The solution proactive businesses (and their counsel) are using to help identify how data flows through their companies, the risks it faces as it moves, and how to use that knowledge to rapidly respond the ever-changing data privacy/breach notification regulatory environment is a Cybersecurity Risk Assessment.
A Cybersecurity Risk Assessment focuses on the value of the information contained within a business’s computers and the losses it may incur if that information is exposed, destroyed, stolen, or becomes otherwise inaccessible. The Assessment identifies and categorizes the critical electronic data in the business’s possession or control, where that data is located, who has access to it, and the strength of the business’s current IT systems and controls to protect it from harm. This catalog of information allows business leaders, risk officers and legal counsel to build, upgrade, and maintain systems, processes and protocols which will ultimately reduce the risk of a cyber incident, limit the legal, financial and reputational exposure should an incident occur, and enable the business to respond to regulatory notification requirements in an efficient and cost effective manner. This strategy ultimately aligns with the goals of state and federal data and privacy regulations and responsibilities.
A Cybersecurity Risk Assessment is often confused with protectionist tools like cybersecurity audits, vulnerability assessments, and penetration tests. Each tool is important, but they are not interchangeable nor do they address the business’s IT architecture as a whole. These tools are designed to evaluate the strength or weakness of a particular piece of software (computer operating systems, programs, applications), or hardware (routers, firewalls), or business processes (data flow and usage), and the channels over which the business’s information flows (third party vendors, cloud storage, email). The results these tools yield become part of the Cybersecurity Risk Assessment and impact how the business re-organizes itself, its processes, and its equipment to better protect its data and the value it represents.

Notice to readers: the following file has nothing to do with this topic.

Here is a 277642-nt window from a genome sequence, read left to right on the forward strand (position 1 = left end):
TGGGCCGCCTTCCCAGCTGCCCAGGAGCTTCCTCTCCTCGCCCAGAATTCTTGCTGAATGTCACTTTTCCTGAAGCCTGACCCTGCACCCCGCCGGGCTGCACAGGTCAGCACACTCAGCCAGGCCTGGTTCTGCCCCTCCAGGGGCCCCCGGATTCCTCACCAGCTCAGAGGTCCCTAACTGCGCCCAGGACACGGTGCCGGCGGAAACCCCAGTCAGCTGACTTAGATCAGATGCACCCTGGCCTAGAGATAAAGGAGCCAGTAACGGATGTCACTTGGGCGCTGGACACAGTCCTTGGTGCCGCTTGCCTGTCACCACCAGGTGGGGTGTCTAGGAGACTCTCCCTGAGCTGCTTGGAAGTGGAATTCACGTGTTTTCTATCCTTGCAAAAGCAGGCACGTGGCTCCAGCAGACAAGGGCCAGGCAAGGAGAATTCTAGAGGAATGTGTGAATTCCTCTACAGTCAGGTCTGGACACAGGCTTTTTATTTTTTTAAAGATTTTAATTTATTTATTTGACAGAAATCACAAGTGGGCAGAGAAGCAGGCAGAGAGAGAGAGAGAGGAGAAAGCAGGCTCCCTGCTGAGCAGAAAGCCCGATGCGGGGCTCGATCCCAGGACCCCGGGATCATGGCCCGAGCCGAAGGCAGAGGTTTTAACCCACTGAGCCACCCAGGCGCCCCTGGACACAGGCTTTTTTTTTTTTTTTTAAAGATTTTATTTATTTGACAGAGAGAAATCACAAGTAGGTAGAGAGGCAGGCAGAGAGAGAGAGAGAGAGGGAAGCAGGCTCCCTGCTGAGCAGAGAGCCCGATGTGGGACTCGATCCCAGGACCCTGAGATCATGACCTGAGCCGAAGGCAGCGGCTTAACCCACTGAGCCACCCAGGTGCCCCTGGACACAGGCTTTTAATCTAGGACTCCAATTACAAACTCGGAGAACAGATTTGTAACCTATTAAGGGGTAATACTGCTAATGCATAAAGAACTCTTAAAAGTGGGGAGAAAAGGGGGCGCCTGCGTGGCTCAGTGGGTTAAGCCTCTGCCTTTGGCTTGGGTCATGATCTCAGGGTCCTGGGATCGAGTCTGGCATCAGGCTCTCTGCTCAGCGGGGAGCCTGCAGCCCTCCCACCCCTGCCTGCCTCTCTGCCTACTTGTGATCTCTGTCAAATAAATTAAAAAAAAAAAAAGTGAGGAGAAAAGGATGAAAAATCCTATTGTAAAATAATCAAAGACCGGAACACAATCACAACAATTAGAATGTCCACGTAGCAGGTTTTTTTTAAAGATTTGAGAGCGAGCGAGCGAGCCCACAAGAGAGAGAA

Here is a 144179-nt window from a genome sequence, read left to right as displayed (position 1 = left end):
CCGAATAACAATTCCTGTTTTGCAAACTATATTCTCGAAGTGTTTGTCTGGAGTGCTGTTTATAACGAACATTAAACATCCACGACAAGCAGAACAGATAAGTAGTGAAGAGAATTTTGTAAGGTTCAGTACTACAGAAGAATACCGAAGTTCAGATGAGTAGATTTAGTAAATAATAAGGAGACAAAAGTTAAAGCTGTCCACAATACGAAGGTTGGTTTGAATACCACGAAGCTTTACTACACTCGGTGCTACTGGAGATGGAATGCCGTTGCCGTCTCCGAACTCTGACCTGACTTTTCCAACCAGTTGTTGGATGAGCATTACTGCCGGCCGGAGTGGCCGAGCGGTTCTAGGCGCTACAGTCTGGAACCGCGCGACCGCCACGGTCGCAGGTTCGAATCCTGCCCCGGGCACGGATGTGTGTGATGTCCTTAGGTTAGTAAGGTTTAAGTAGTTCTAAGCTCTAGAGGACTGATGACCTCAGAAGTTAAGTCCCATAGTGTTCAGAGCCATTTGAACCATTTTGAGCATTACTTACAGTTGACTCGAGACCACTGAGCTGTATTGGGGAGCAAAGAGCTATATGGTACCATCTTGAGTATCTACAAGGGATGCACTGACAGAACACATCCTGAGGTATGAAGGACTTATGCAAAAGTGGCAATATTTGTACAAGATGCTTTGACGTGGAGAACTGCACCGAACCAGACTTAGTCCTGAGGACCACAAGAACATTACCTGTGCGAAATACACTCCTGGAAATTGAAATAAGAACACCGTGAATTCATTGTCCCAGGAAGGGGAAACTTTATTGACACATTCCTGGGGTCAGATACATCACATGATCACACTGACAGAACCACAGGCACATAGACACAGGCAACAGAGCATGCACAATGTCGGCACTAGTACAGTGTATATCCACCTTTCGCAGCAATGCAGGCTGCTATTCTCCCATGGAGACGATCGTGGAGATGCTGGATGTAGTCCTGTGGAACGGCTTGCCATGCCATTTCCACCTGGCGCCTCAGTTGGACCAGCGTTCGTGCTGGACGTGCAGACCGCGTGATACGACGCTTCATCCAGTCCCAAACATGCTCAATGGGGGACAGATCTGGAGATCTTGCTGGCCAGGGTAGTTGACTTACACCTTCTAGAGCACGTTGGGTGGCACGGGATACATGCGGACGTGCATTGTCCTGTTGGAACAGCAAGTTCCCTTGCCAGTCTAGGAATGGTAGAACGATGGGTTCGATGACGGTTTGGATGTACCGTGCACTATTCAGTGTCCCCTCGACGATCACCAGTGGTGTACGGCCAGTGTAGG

New Regulations to Come:
The Office of the New Jersey Attorney General recently announced that it will be creating a new civil enforcement unit, known as the Data Privacy & Cybersecurity Section, to investigate data breaches impacting New Jersey residents and to enforce federal and state data privacy and cybersecurity laws. New Jersey’s AG joins an expanding list of state AGs, including those of California, Connecticut, Indiana, Maryland, Massachusetts, New York, and North Carolina, who are dedicating more resources to data breach investigation and enforcement actions.
In 2017 the New York Department of Financial Services released Cybersecurity Regulation 23 NYCRR 500 (DFS 500), a set of regulations that places new cybersecurity requirements on all covered financial institutions. In addition, the NY state Attorney General has proposed the SHIELD ACT, which would place a legal
on companies to adopt “reasonable” administrative, technical, and physical safeguards for sensitive data; the standards would apply to any business that holds sensitive data of New Yorkers, whether they do business in New York or not. The performance of a Cybersecurity Risk Assessment is a primary requirement for compliance with these regulations.
Pennsylvania is one of 24 states that requires customer notification, “without unreasonable delay,” when a data breach affects more than 1,000 residents. Pennsylvania’s attorney general is taking on a national role on data breaches in the midst of a wave of incidents impacting millions of Americans and Pennsylvanians. Attorney General Shapiro filed his office’s first-ever lawsuit under Pennsylvania’s Breach of Personal Information Notification Act against the ride-sharing company Uber based on a data breach impacting 600,000 Uber drivers in the United States — including 13,500 in Pennsylvania.
Performing a Cybersecurity Risk Assessment will not only improve the business’s security posture, it will help align the organization with these, and other state and federal regulations and activities (e.g. Sarbanes Oxley, HIPAA Privacy, PCI) and the most recent addition, the international data transfer requirements of GDPR (General Data Protection Regulation). Knowing where the data is, what personally identifiable information it contains, who has access to it, and for how long, will not only put the organization in the most efficient compliance posture, it will greatly improve its incident response time.
To learn more about how Black Cipher Security can help improve your outcomes, visit our website at www.blackcipher.com or email email@example.com.